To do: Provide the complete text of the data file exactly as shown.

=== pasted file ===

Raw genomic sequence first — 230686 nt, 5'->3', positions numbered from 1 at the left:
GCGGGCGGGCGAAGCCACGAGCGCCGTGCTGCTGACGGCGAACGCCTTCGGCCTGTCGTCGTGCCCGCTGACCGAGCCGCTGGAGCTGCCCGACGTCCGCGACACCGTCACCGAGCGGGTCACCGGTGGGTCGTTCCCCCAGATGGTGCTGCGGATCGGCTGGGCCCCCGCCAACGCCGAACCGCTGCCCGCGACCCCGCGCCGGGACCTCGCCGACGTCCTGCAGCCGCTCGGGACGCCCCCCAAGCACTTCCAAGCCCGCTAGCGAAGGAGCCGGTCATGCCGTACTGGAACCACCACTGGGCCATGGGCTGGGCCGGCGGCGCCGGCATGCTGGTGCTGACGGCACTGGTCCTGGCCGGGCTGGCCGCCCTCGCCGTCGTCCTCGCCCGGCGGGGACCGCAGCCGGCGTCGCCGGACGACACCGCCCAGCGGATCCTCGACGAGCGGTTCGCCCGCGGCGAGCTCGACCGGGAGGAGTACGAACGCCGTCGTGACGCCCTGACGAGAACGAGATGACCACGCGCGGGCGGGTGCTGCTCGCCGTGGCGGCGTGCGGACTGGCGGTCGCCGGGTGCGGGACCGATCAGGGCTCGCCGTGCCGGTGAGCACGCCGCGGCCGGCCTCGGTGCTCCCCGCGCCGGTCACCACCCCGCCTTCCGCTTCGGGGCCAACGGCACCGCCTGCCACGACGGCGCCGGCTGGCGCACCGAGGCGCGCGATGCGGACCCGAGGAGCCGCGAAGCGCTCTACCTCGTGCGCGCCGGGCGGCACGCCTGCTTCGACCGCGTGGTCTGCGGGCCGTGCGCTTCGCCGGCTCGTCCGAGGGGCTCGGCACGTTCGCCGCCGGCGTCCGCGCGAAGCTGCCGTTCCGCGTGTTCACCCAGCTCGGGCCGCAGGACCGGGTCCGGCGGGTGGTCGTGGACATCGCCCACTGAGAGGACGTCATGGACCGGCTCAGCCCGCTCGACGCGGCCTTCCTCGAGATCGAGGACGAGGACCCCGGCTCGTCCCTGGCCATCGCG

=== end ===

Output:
Raw genomic sequence first — 230686 nt, 5'->3', positions numbered from 1 at the left:
GCGGGCGGGCGAAGCCACGAGCGCCGTGCTGCTGACGGCGAACGCCTTCGGCCTGTCGTCGTGCCCGCTGACCGAGCCGCTGGAGCTGCCCGACGTCCGCGACACCGTCACCGAGCGGGTCACCGGTGGGTCGTTCCCCCAGATGGTGCTGCGGATCGGCTGGGCCCCCGCCAACGCCGAACCGCTGCCCGCGACCCCGCGCCGGGACCTCGCCGACGTCCTGCAGCCGCTCGGGACGCCCCCCAAGCACTTCCAAGCCCGCTAGCGAAGGAGCCGGTCATGCCGTACTGGAACCACCACTGGGCCATGGGCTGGGCCGGCGGCGCCGGCATGCTGGTGCTGACGGCACTGGTCCTGGCCGGGCTGGCCGCCCTCGCCGTCGTCCTCGCCCGGCGGGGACCGCAGCCGGCGTCGCCGGACGACACCGCCCAGCGGATCCTCGACGAGCGGTTCGCCCGCGGCGAGCTCGACCGGGAGGAGTACGAACGCCGTCGTGACGCCCTGACGAGAACGAGATGACCACGCGCGGGCGGGTGCTGCTCGCCGTGGCGGCGTGCGGACTGGCGGTCGCCGGGTGCGGGACCGATCAGGGCTCGCCGTGCCGGTGAGCACGCCGCGGCCGGCCTCGGTGCTCCCCGCGCCGGTCACCACCCCGCCTTCCGCTTCGGGGCCAACGGCACCGCCTGCCACGACGGCGCCGGCTGGCGCACCGAGGCGCGCGATGCGGACCCGAGGAGCCGCGAAGCGCTCTACCTCGTGCGCGCCGGGCGGCACGCCTGCTTCGACCGCGTGGTCTGCGGGCCGTGCGCTTCGCCGGCTCGTCCGAGGGGCTCGGCACGTTCGCCGCCGGCGTCCGCGCGAAGCTGCCGTTCCGCGTGTTCACCCAGCTCGGGCCGCAGGACCGGGTCCGGCGGGTGGTCGTGGACATCGCCCACTGAGAGGACGTCATGGACCGGCTCAGCCCGCTCGACGCGGCCTTCCTCGAGATCGAGGACGAGGACCCCGGCTCGTCCCTGGCCATCGCG